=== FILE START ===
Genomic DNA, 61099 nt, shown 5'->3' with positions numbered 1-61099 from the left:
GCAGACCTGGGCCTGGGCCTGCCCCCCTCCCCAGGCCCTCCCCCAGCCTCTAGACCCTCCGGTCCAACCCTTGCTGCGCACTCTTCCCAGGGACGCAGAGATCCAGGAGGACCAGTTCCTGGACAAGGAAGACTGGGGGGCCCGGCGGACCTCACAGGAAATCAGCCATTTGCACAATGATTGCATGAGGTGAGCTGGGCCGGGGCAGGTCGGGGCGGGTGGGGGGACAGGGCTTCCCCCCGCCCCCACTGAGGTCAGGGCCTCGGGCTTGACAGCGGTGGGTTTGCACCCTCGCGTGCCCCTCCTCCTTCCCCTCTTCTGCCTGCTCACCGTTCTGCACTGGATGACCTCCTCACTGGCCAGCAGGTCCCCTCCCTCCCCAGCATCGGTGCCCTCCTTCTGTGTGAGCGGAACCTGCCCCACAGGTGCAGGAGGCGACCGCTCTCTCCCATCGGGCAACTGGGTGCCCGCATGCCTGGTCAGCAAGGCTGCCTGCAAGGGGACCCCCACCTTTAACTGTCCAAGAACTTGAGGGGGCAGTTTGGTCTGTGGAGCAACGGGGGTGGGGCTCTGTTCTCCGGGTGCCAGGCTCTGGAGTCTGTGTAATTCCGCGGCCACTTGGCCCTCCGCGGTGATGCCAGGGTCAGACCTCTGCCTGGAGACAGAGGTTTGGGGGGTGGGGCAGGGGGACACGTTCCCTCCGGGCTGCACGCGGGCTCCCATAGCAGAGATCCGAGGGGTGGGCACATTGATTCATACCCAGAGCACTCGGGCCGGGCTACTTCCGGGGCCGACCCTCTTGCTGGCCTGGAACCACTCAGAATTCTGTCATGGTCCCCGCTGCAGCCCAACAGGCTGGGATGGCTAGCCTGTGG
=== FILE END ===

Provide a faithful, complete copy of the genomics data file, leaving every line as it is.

Genomic DNA, 61099 nt, shown 5'->3' with positions numbered 1-61099 from the left:
GCAGACCTGGGCCTGGGCCTGCCCCCCTCCCCAGGCCCTCCCCCAGCCTCTAGACCCTCCGGTCCAACCCTTGCTGCGCACTCTTCCCAGGGACGCAGAGATCCAGGAGGACCAGTTCCTGGACAAGGAAGACTGGGGGGCCCGGCGGACCTCACAGGAAATCAGCCATTTGCACAATGATTGCATGAGGTGAGCTGGGCCGGGGCAGGTCGGGGCGGGTGGGGGGACAGGGCTTCCCCCCGCCCCCACTGAGGTCAGGGCCTCGGGCTTGACAGCGGTGGGTTTGCACCCTCGCGTGCCCCTCCTCCTTCCCCTCTTCTGCCTGCTCACCGTTCTGCACTGGATGACCTCCTCACTGGCCAGCAGGTCCCCTCCCTCCCCAGCATCGGTGCCCTCCTTCTGTGTGAGCGGAACCTGCCCCACAGGTGCAGGAGGCGACCGCTCTCTCCCATCGGGCAACTGGGTGCCCGCATGCCTGGTCAGCAAGGCTGCCTGCAAGGGGACCCCCACCTTTAACTGTCCAAGAACTTGAGGGGGCAGTTTGGTCTGTGGAGCAACGGGGGTGGGGCTCTGTTCTCCGGGTGCCAGGCTCTGGAGTCTGTGTAATTCCGCGGCCACTTGGCCCTCCGCGGTGATGCCAGGGTCAGACCTCTGCCTGGAGACAGAGGTTTGGGGGGTGGGGCAGGGGGACACGTTCCCTCCGGGCTGCACGCGGGCTCCCATAGCAGAGATCCGAGGGGTGGGCACATTGATTCATACCCAGAGCACTCGGGCCGGGCTACTTCCGGGGCCGACCCTCTTGCTGGCCTGGAACCACTCAGAATTCTGTCATGGTCCCCGCTGCAGCCCAACAGGCTGGGATGGCTAGCCTGTGG